Overall: 6 5/8 x 7 1/2 in. ( 16.8 x 19 cm ) Silver Weight: 28 oz (troy) 12 dwt (889 g)
engraved: in front cartouche: "G" in script stamped: on base: "W. G" in rectangle over an eagle in a circle and and iunidentified hallmark in an ellipse
Wrought silver waste bowl; gadrooned, inverted pear-shaped body with chased acanthus leaves in each lobe of the lower body, chased floral cartouches on the front and back of the upper body; on a round, molded foot with a band of chased and repousséd flowers and leaves, applied vertical footring with a die-rolled bead and floral design; joined to the body by a round egg and dart pedestal; short neck applied, with a cast acanthus band below and a flared rim above with decorative band around the edge; "G" engraved in script in the front cartouche; maker's marks stamped on the base.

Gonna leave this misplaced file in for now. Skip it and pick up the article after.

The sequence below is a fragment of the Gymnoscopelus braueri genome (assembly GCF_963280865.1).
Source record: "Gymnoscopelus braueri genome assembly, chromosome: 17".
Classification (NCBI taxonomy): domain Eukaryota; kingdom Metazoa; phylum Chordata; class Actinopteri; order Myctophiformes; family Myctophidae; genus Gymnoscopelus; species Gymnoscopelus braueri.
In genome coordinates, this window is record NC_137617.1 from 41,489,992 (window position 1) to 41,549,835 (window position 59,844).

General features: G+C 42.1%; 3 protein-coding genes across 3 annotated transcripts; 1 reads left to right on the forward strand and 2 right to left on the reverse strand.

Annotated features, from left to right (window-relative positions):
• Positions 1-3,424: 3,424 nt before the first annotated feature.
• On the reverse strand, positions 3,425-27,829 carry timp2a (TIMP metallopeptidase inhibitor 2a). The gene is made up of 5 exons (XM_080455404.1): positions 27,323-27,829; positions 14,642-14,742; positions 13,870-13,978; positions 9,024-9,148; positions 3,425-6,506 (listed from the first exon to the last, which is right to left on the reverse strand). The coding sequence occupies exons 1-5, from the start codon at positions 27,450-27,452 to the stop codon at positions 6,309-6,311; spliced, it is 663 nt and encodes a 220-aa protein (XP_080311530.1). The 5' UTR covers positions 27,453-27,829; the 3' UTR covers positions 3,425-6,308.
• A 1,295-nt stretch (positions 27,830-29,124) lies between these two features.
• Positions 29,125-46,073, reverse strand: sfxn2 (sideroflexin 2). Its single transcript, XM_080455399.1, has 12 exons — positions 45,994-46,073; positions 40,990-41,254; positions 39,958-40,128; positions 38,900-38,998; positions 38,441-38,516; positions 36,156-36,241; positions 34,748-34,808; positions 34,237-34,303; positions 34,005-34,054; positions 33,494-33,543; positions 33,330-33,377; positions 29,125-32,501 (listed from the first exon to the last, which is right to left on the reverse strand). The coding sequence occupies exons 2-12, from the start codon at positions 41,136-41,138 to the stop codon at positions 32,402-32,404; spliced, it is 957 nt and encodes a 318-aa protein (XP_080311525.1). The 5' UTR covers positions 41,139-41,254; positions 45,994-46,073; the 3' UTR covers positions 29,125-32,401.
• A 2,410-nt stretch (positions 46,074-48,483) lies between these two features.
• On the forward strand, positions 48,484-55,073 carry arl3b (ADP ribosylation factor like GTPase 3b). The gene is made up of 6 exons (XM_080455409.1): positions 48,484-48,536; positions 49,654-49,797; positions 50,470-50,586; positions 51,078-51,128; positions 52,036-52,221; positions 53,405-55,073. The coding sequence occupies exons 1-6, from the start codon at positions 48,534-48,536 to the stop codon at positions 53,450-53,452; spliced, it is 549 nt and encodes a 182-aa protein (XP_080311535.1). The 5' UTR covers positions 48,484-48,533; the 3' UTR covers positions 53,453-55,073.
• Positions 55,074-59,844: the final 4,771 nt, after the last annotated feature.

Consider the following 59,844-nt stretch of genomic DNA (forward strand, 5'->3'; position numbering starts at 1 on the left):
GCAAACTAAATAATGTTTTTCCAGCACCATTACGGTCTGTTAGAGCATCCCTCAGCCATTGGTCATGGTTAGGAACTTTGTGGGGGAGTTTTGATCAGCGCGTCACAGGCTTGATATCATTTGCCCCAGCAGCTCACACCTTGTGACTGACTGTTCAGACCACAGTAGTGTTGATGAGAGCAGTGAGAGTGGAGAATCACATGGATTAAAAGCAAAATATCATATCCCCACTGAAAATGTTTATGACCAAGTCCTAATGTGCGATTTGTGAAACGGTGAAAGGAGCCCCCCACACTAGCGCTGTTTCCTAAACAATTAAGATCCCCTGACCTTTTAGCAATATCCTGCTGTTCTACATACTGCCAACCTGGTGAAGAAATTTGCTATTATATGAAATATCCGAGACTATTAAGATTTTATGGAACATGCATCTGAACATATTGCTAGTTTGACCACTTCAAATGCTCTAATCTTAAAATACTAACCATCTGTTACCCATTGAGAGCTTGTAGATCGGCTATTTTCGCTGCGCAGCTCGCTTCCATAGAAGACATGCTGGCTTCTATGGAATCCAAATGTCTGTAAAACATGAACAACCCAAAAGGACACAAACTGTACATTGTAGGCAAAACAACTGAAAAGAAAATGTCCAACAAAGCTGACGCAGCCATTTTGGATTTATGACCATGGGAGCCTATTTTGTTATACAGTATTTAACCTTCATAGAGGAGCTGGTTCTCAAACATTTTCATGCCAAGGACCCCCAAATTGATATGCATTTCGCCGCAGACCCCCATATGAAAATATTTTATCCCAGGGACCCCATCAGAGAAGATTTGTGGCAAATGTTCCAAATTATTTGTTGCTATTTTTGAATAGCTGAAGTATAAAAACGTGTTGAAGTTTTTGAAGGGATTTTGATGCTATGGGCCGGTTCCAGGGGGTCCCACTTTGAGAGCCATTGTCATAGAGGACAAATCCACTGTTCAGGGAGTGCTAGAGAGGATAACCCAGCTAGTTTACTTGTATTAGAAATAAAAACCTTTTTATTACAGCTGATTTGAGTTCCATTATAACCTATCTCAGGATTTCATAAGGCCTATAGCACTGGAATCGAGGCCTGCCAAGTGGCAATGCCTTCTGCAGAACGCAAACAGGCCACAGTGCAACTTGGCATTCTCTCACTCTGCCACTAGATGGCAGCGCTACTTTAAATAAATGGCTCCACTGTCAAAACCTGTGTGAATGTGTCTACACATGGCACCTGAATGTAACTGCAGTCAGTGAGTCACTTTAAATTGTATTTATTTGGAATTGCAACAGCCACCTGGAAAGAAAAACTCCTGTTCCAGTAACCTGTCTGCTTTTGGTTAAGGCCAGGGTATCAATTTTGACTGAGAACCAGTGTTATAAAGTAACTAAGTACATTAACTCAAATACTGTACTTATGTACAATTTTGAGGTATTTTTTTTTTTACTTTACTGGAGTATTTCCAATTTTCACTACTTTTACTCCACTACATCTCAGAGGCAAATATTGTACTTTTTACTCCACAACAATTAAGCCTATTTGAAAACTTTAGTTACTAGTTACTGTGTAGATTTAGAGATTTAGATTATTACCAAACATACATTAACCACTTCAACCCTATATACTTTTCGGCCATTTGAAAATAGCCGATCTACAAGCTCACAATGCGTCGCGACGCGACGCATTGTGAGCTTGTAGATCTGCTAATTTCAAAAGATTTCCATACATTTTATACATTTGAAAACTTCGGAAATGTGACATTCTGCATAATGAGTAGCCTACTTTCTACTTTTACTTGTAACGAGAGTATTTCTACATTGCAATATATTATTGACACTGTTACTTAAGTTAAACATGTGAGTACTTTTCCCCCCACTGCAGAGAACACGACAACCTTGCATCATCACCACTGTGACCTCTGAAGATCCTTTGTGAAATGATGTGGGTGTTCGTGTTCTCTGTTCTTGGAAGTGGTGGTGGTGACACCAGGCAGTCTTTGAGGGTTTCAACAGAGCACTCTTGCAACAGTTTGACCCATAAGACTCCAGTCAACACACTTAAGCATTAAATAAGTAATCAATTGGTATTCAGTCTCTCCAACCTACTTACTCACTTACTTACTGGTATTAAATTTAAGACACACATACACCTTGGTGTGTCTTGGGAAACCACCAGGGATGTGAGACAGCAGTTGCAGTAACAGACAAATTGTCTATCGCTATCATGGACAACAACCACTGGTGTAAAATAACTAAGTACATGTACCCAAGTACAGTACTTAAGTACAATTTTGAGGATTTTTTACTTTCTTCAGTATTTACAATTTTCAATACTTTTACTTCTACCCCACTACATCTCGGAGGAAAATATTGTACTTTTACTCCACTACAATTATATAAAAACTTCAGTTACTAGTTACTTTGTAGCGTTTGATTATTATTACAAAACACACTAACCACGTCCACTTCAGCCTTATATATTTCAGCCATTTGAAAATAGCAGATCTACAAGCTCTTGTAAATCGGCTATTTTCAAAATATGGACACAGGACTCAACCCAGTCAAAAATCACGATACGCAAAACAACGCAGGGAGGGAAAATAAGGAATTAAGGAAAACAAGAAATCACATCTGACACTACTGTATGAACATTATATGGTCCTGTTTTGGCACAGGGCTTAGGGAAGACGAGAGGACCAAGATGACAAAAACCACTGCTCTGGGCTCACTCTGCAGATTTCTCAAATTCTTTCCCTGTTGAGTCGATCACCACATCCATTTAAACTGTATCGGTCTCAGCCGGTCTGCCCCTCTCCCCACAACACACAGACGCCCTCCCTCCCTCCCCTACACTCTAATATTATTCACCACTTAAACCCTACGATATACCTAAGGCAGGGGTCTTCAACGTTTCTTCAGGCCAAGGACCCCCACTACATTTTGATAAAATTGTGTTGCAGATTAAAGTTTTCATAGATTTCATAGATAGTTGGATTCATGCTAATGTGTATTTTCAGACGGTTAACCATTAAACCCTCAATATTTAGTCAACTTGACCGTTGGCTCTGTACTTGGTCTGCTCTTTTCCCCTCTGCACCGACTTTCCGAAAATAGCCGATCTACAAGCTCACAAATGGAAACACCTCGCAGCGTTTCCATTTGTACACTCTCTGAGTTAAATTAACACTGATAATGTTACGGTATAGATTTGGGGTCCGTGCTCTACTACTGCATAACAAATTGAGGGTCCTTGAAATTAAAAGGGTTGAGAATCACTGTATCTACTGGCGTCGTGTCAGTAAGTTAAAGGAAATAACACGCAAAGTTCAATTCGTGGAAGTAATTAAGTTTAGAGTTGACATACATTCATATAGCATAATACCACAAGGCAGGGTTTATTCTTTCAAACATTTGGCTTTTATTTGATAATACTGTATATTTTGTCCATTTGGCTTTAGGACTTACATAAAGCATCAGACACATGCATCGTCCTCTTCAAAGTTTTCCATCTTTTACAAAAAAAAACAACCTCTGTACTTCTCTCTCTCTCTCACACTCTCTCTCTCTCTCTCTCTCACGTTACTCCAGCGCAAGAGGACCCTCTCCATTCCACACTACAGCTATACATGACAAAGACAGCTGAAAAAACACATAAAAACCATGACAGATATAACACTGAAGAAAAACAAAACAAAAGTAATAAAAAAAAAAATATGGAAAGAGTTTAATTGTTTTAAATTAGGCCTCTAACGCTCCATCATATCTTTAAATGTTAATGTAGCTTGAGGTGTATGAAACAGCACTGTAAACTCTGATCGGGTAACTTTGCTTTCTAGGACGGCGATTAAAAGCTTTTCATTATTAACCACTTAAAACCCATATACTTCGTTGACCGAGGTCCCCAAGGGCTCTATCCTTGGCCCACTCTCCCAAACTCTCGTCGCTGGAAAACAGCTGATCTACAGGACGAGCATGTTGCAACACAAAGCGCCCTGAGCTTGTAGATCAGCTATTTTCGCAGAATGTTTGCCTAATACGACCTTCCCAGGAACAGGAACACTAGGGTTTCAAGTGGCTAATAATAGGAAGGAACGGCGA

This waste bowl is part of a raised and chased tea service with a related hot water urn and is an example of the many variations of sets available to wealthy Americans during the 1830s and 1840s. The set illustrates the ways in which families augmented (or disassembled) them over time. The assembled service belonged to Dr. Isaac John Greenwood (1795-1865), a prominent New York City physician and dentist. Greenwood was the son of Dr. John Greenwood (1760-1819), a Revolutionary War veteran who arrived in New York in about 1785, and by 1789 had earned the distinction of becoming George Washington's dentist. Isaac Greenwood may have acquired the tea service around 1832, following his marriage to his second wife, Mary McKay (1815-1899). The couple probably had the hot water urn made later to match the set.
Bequest of Mary MacKaye Greenwood
Isaac John Greenwood (1795-1865), who married (2nd) Mary McKay (1815-1899); to their son Isaac John Greenwood, Jr. (1833-1911), who married Mary Agnes Rudd (1847-1890); to their daughter Mary MacKaye Greenwood (1871-1968), the donor.
Due to ongoing research, information about this object is subject to change.